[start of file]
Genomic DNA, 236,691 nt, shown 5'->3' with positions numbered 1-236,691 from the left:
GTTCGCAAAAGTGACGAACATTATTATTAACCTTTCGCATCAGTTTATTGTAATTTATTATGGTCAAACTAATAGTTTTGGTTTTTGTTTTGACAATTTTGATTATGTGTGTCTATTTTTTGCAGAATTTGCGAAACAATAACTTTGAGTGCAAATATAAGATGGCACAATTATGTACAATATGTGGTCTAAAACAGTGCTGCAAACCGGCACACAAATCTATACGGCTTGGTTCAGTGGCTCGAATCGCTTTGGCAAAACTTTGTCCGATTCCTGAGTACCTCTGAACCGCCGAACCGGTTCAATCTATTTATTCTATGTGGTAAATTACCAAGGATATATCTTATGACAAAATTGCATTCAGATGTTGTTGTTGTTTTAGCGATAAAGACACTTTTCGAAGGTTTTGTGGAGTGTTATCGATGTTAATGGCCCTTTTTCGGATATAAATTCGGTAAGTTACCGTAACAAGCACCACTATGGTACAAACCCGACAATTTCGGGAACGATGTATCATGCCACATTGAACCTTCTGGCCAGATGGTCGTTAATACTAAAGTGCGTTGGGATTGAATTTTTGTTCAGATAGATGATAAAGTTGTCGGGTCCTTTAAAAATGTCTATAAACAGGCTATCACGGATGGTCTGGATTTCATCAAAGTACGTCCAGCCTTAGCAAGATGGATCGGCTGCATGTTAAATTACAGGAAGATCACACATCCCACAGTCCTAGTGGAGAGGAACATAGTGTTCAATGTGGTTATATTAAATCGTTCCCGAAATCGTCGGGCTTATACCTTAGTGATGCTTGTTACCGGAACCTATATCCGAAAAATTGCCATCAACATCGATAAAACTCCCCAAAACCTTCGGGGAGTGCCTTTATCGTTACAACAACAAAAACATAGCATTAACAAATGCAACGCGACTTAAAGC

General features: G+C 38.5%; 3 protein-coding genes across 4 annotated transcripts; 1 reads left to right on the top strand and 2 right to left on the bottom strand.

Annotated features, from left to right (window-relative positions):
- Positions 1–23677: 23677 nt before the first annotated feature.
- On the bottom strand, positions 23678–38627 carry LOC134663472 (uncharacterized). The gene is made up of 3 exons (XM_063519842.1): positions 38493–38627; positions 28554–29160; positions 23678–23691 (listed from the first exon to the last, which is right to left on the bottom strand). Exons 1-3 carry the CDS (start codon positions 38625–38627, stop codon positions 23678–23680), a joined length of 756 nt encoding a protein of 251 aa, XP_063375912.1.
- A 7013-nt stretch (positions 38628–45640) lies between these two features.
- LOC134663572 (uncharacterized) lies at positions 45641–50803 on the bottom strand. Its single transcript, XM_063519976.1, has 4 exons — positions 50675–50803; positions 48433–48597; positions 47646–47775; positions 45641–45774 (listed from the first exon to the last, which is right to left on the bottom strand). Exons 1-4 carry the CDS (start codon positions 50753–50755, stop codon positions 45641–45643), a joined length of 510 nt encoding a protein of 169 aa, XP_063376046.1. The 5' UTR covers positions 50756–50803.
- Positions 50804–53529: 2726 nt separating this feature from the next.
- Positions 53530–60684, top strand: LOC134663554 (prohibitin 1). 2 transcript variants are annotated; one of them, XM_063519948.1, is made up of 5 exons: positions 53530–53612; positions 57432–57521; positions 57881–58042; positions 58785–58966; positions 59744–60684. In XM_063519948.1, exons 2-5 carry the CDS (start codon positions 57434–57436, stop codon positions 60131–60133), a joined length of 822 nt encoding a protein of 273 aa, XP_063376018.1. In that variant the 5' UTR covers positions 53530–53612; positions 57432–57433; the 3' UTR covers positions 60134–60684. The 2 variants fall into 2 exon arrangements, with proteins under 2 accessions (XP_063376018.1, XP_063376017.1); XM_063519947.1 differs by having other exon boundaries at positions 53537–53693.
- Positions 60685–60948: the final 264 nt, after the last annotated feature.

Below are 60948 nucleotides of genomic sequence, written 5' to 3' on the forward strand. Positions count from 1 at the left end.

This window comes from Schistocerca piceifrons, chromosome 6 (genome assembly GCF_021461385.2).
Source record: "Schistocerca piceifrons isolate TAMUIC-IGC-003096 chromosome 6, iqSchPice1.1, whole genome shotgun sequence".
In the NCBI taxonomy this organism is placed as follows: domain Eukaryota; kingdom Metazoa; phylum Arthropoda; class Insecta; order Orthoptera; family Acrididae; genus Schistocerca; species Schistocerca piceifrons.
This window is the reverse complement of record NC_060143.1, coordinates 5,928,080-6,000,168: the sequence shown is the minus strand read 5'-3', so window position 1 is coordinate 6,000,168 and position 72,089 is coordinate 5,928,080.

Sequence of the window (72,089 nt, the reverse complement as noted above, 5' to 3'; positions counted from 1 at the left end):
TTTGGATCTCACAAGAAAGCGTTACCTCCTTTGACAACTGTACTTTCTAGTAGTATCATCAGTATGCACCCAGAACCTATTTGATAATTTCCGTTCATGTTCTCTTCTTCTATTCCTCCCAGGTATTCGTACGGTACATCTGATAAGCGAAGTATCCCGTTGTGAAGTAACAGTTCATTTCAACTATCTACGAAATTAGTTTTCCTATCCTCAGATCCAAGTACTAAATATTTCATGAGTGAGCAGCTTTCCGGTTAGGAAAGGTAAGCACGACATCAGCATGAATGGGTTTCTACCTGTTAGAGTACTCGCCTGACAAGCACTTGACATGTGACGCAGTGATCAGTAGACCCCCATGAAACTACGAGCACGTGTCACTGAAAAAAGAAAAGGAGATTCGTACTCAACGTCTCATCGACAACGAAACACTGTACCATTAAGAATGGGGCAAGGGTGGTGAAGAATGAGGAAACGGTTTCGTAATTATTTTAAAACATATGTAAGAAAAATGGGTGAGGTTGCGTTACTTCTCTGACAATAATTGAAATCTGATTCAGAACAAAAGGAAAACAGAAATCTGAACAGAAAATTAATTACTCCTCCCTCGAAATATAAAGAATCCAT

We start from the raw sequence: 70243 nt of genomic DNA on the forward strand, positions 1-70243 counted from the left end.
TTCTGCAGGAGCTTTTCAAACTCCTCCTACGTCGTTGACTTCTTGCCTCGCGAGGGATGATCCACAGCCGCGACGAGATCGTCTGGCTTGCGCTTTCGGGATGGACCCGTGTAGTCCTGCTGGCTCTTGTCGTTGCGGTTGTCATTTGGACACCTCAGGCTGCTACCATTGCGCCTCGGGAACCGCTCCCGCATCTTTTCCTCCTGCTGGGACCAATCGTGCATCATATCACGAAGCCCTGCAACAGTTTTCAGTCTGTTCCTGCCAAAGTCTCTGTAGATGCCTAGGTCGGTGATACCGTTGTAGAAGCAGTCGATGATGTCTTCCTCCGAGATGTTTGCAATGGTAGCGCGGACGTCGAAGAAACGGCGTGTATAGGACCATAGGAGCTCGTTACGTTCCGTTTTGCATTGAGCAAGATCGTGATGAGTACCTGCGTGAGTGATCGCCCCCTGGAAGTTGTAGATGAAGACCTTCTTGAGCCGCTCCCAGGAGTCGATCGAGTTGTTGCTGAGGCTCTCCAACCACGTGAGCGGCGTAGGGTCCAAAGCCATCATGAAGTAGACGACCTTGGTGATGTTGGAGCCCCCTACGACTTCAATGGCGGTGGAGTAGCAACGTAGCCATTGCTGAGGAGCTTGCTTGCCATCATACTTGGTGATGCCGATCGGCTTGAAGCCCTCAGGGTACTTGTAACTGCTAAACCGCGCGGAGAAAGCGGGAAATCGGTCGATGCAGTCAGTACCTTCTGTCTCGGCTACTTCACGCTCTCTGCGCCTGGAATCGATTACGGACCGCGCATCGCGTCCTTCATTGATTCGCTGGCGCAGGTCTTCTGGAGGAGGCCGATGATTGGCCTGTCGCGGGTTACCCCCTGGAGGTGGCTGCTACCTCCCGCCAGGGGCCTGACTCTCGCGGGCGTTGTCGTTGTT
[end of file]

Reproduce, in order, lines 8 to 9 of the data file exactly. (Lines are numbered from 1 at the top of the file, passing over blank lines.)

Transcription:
- LOC134663572 (uncharacterized) lies at positions 45641–50803 on the bottom strand. Its single transcript, XM_063519976.1, has 4 exons — positions 50675–50803; positions 48433–48597; positions 47646–47775; positions 45641–45774 (listed from the first exon to the last, which is right to left on the bottom strand). Exons 1-4 carry the CDS (start codon positions 50753–50755, stop codon positions 45641–45643), a joined length of 510 nt encoding a protein of 169 aa, XP_063376046.1. The 5' UTR covers positions 50756–50803.
- Positions 50804–53529: 2726 nt separating this feature from the next.